Documents to download

Commentary on the public finances has been prominent following the Chancellor’s Spring Statement on 13 March 2018.  Much of the comment has focussed on developments since the financial crisis and forecasts for the next few years. This Briefing takes a wider perspective and places the existing debt and deficit positions in a longer-term context, both historical and into the future. From this perspective, it explores views on the question of whether the debt position is ‘sustainable’.

The Briefing looks at the origins and history of the national debt, the reasons why it varies over time and how interest payments on the debt arise—and subsequently themselves feed back into the debt.

Based on historic analysis, it could be argued that the current position of the UK public finances is sustainable. However, the Office for Budget Responsibility (OBR) is specifically tasked with considering sustainability as part of its remit, and it takes a different, forward-looking perspective. The OBR’s projections have “huge range of uncertainty”, but on its central projection it concludes that the fiscal position is unsustainable over the long-term. The key reason for this is the impact of “an ageing population and further upward pressure on health spending from factors such as technological advancements and the rising prevalence of chronic health conditions”. The OBR concludes that: “policymakers and would be policymakers will need to think carefully about the long-term consequences of any policies they introduce in the short-term”. Brexit also introduces a further source of uncertainty both in the shorter and longer terms.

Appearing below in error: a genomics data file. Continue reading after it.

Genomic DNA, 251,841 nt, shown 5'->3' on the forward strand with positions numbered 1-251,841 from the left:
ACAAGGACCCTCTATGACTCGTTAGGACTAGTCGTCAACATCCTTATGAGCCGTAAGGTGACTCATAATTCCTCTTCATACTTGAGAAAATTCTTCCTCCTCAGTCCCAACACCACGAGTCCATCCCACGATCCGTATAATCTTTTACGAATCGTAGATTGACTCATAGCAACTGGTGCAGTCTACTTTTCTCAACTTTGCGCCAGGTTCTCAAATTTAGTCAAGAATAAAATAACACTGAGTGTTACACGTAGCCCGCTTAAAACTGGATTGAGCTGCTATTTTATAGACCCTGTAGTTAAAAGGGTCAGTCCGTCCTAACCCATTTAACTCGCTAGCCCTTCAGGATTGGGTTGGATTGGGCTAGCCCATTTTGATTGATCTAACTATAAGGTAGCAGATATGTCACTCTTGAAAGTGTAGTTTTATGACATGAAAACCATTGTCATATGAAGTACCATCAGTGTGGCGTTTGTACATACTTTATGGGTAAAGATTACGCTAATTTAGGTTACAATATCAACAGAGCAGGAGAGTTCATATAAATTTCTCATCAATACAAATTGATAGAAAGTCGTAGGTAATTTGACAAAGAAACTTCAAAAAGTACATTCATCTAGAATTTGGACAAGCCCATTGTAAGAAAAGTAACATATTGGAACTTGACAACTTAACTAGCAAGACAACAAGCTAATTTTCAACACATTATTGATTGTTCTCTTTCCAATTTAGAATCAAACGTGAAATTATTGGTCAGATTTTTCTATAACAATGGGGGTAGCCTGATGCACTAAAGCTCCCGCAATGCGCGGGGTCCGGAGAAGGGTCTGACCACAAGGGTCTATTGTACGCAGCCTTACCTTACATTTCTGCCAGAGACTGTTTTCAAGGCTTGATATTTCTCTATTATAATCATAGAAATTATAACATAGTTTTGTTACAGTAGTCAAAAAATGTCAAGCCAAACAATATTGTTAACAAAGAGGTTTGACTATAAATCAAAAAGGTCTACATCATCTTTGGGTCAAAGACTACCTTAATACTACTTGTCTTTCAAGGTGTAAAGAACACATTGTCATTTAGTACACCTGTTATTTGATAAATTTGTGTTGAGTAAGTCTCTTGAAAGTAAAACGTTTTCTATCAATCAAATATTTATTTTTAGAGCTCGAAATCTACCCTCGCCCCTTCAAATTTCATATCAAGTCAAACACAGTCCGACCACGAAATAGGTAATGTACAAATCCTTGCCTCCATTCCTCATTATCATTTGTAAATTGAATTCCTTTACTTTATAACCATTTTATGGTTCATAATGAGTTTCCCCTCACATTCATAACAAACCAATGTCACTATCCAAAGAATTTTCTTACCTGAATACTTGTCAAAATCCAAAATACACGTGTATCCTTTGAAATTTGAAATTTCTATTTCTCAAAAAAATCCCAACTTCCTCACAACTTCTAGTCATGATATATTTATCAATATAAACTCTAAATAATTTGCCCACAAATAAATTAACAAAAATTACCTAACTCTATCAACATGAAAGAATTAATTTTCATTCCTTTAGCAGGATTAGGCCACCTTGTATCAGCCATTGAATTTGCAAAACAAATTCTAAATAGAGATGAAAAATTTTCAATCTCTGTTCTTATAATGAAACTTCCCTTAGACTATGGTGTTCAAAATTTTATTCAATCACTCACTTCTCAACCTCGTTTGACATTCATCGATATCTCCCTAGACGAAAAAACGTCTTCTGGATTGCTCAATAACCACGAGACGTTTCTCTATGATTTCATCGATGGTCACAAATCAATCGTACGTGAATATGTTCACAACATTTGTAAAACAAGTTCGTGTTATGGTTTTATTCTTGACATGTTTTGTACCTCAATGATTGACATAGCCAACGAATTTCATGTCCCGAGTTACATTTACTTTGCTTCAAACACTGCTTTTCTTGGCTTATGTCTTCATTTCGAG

The Briefing concludes with the policy implications put forward by the OBR, as well as from some shorter term work by the Institute for Fiscal Studies and a related report by the Institute for Economic Affairs.


Documents to download

Related posts

  • The UK’s arts and entertainment sector has been one of the areas worst affected by the coronavirus pandemic. The decline in revenues and the number of workers furloughed over the past few months is second only to the accommodation and food sector. This article examines the impact of the pandemic on the UK’s cultural industry and the Government’s recently announced support package worth £1.57 billion aimed at helping the sector recover.

  • The coronavirus lockdown was introduced to reduce the spread of the disease. However, it also gave rise to substantial costs, both to the economy and in areas such as health, education, domestic violence and inequality. This article considers one analysis of these costs and how they compare to the benefits of the lockdown. This is the subject of an oral question in the House of Lords on 28 July 2020.